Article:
Palast also explained why his work on voting rights violations appeared in Rolling Stone, which focuses primarily on happenings in the music world and mostly dabbles in politics, compared to mainstream news outlets. In a phone interview from his New York office last week, Palast said Rolling Stone was natural venue for his work. But, the question is, “How come we weren’t in the Los Angeles Times? Why are we not in The New York Times? I’m not knocking Rolling Stone … But the stuff I do has always been at the top of the BBC Nightly News, that’s my day job. And the front page of The Guardian, my other job. I’m prime time on [British] television. But I’m on no time on American television. Why?”

One thing that makes investigations like his prohibitive is their cost, he explained. “It’s expensive and difficult to do these things,” Palast said. “These investigations involve digging through files, going all over the planet.”

That’s gets pricey for regular print publications of some distinction. When it comes to television coverage by, say, “60 Minutes,” “They would spend as much on makeup” as Palast says he spends on an investigation. In American television news, “Everything is about pictures and movie stars. You have to pay your actors like Dan Rather millions of dollars, and that replaces reporting. And reporters themselves ... they don’t want to do the work. They are repeaters, not reporters.”

In the course of their joint investigation, Palast and Kennedy found that more than 2.7 million people had their voter registrations rejected under procedures mandated by the Help America Vote Act (HAVA), signed into law by Bush in 2002. The pair also found that in 2004, a GOP scheme called “caging” voters — defined by the US Department of Justice as a way of challenging the registration status of voters by sending direct mail to addressees on the voter rolls, compiling a list of addressees from which the mail is returned undelivered, and using that list to purge or challenge voters’ registrations on the grounds that the voters do not legally reside at registered addresses — ultimately deprived 1.1 million people of their votes. Since the 2004 presidential race, States used dubious “list management” rules to scrub at least 10 million voters from their rolls, according to Palast’s research.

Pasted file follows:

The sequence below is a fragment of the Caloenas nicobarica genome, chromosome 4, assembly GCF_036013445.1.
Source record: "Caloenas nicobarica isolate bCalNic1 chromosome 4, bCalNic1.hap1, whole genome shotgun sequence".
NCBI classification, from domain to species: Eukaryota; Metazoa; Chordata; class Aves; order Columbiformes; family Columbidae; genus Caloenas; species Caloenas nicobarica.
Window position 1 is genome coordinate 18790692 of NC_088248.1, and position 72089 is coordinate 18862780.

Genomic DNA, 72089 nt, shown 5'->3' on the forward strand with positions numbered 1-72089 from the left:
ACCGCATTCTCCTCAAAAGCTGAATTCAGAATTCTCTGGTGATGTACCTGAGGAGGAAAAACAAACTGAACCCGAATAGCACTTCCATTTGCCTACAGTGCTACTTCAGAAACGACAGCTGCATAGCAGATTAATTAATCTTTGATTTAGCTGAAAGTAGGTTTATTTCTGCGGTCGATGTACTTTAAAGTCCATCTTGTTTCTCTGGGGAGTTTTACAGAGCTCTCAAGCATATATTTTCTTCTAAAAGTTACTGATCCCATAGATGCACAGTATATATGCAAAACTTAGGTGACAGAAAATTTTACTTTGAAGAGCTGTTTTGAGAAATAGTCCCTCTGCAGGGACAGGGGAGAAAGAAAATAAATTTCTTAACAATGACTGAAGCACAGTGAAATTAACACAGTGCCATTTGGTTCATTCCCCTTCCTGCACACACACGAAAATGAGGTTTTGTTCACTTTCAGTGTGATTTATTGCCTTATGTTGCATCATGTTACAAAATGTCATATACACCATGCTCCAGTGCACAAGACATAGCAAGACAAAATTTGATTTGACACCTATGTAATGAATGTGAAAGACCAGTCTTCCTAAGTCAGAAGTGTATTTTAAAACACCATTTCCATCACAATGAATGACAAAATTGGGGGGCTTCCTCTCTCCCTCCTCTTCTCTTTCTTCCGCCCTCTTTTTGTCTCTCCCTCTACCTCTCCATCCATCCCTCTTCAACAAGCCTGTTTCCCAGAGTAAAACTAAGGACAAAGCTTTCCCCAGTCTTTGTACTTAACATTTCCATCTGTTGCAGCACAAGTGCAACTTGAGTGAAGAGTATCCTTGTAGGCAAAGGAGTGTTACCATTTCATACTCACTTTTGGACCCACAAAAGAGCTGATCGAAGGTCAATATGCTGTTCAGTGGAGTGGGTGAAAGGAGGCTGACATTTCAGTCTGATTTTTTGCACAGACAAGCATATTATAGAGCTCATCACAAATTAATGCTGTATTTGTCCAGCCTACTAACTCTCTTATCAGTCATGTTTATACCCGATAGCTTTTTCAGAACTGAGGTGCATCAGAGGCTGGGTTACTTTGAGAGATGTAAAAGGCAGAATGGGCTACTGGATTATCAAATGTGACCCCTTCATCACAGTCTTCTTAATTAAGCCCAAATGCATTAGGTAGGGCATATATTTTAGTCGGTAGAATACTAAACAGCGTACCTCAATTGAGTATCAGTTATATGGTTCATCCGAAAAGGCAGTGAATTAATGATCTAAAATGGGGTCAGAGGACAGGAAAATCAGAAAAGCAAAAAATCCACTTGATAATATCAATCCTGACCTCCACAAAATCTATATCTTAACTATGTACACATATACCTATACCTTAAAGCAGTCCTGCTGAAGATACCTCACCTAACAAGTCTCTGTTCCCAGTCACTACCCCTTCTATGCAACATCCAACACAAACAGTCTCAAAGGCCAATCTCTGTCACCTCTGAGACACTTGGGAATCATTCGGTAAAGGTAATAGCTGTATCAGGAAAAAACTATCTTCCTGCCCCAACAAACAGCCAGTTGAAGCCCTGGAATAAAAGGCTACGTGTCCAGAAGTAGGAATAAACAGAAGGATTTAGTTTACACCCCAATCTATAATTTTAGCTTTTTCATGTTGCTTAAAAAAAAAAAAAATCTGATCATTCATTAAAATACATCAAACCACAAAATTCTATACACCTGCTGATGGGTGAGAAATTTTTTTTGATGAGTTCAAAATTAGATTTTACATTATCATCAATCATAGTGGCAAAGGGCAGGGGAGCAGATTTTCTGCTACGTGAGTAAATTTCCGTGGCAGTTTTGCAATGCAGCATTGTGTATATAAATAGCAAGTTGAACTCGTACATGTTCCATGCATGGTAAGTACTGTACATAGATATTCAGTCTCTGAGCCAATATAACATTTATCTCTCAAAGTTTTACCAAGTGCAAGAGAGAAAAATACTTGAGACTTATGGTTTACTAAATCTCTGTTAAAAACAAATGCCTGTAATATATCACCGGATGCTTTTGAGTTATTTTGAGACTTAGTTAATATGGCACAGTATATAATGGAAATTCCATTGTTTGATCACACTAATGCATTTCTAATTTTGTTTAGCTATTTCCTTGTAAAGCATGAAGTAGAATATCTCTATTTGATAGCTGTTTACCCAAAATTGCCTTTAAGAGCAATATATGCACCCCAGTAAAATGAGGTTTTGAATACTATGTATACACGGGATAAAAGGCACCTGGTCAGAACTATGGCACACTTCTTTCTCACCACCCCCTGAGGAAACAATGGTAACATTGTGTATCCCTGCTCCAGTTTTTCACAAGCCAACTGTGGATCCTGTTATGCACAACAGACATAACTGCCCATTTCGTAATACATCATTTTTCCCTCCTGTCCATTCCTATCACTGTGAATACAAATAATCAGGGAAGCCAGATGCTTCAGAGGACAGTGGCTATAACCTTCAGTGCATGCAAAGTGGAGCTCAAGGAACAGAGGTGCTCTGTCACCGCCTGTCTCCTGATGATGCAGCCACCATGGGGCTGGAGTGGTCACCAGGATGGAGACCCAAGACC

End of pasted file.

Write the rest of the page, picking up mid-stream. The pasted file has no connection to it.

Further, Palast contends, provisional voting in many states has proven to be a waste of time, with a majority of those ballots summarily tossed in the trash before being counted. And when it comes to absentee balloting, Pakast and Kennedy recommend against it. “Don’t go postal,” Palast told “All you need is the most minor error, like you didn’t use your middle initial in your registration; not enough postage cost one-third of a million votes in the US the last time around, because most ballots are two stamps, not one. There’s a million ways to not count your vote on a mail-in; don’t do it,” Palast told the news and opinion Web site.

Of those purged from voter rolls in California in 2006, Palast discovered 40 percent had Islamic, Vietnamese, Chinese and Hispanic names — names at most risk for misspellings. “They are discounted for misspellings, wrong addresses, people with unusual names or hyphenated names,” Palast said. “California has a long history of blocking Latino voters by blocking registration.”

In addition to the article in Rolling Stone, Palast and Kennedy also published a comic book voter guide titled “Steal Back Your Vote.” In it, reported in 2008,  Palast and Kennedy claim HAVA, enacted in response to the 2000 election debacle, had allowed secretaries of state ostensibly attempting to comply with HAVA to purge voters — people of color, low-income, elderly and swing-state voters — whose names did not match government databases.  

“I would be lying if I said everyone does it, that it’s all equal, so just forget it,” he said. According to Palast, much of the voter manipulation today is being perpetrated by Republicans, but that party alone is not to blame.

“The Democrats stole the vote,” he said. “They were called Jim Crow laws (in the 1880s). It was the Democratic Party that wrote those racist laws, enforced them by violence. And it was the Democratic Party that stole votes in Chicago when I lived there under Boss [Mayor Richard] Daley” in the 1960s and ’70s.

“But now it’s reversed,” Palast said. “It’s the billionaires, Karl Rove and the Koch brothers who have taken over and have become the big vote rustlers.”

Palast will be among the speakers in Beverly Hills next Thursday, Oct. 4, when Ilene Proctor presents No. 53 in the Great Mind Series: “Will the GOP steal America’s 2012 Election?” For more on the event or to RSVP, write to